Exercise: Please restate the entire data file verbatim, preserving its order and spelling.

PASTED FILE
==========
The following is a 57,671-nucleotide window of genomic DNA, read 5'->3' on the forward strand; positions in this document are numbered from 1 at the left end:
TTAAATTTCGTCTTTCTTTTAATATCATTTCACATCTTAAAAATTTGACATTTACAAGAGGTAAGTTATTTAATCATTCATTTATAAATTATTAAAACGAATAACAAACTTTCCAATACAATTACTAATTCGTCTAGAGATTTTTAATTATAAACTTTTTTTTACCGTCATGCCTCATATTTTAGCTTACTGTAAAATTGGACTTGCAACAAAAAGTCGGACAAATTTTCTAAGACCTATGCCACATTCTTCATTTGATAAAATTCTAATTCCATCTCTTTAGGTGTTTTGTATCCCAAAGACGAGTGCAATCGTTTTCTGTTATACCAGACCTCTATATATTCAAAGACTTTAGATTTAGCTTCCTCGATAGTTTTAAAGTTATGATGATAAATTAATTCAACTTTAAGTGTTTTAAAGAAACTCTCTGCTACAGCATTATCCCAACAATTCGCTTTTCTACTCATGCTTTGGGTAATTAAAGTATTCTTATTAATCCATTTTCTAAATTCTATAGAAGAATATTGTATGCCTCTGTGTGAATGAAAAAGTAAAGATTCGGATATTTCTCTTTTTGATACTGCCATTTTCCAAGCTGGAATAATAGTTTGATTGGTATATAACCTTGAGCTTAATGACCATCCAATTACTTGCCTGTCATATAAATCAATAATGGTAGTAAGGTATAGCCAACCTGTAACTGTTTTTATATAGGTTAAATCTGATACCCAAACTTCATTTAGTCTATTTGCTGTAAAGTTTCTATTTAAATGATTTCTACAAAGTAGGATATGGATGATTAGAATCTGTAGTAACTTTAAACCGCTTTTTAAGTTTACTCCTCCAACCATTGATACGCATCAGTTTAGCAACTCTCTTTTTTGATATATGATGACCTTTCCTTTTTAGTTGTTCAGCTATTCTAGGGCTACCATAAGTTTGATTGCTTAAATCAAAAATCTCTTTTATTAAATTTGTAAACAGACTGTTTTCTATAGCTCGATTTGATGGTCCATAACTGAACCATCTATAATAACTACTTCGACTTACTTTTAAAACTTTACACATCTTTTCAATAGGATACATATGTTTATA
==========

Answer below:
The following is a 57,671-nucleotide window of genomic DNA, read 5'->3' on the forward strand; positions in this document are numbered from 1 at the left end:
TTAAATTTCGTCTTTCTTTTAATATCATTTCACATCTTAAAAATTTGACATTTACAAGAGGTAAGTTATTTAATCATTCATTTATAAATTATTAAAACGAATAACAAACTTTCCAATACAATTACTAATTCGTCTAGAGATTTTTAATTATAAACTTTTTTTTACCGTCATGCCTCATATTTTAGCTTACTGTAAAATTGGACTTGCAACAAAAAGTCGGACAAATTTTCTAAGACCTATGCCACATTCTTCATTTGATAAAATTCTAATTCCATCTCTTTAGGTGTTTTGTATCCCAAAGACGAGTGCAATCGTTTTCTGTTATACCAGACCTCTATATATTCAAAGACTTTAGATTTAGCTTCCTCGATAGTTTTAAAGTTATGATGATAAATTAATTCAACTTTAAGTGTTTTAAAGAAACTCTCTGCTACAGCATTATCCCAACAATTCGCTTTTCTACTCATGCTTTGGGTAATTAAAGTATTCTTATTAATCCATTTTCTAAATTCTATAGAAGAATATTGTATGCCTCTGTGTGAATGAAAAAGTAAAGATTCGGATATTTCTCTTTTTGATACTGCCATTTTCCAAGCTGGAATAATAGTTTGATTGGTATATAACCTTGAGCTTAATGACCATCCAATTACTTGCCTGTCATATAAATCAATAATGGTAGTAAGGTATAGCCAACCTGTAACTGTTTTTATATAGGTTAAATCTGATACCCAAACTTCATTTAGTCTATTTGCTGTAAAGTTTCTATTTAAATGATTTCTACAAAGTAGGATATGGATGATTAGAATCTGTAGTAACTTTAAACCGCTTTTTAAGTTTACTCCTCCAACCATTGATACGCATCAGTTTAGCAACTCTCTTTTTTGATATATGATGACCTTTCCTTTTTAGTTGTTCAGCTATTCTAGGGCTACCATAAGTTTGATTGCTTAAATCAAAAATCTCTTTTATTAAATTTGTAAACAGACTGTTTTCTATAGCTCGATTTGATGGTCCATAACTGAACCATCTATAATAACTACTTCGACTTACTTTTAAAACTTTACACATCTTTTCAATAGGATACATATGTTTATA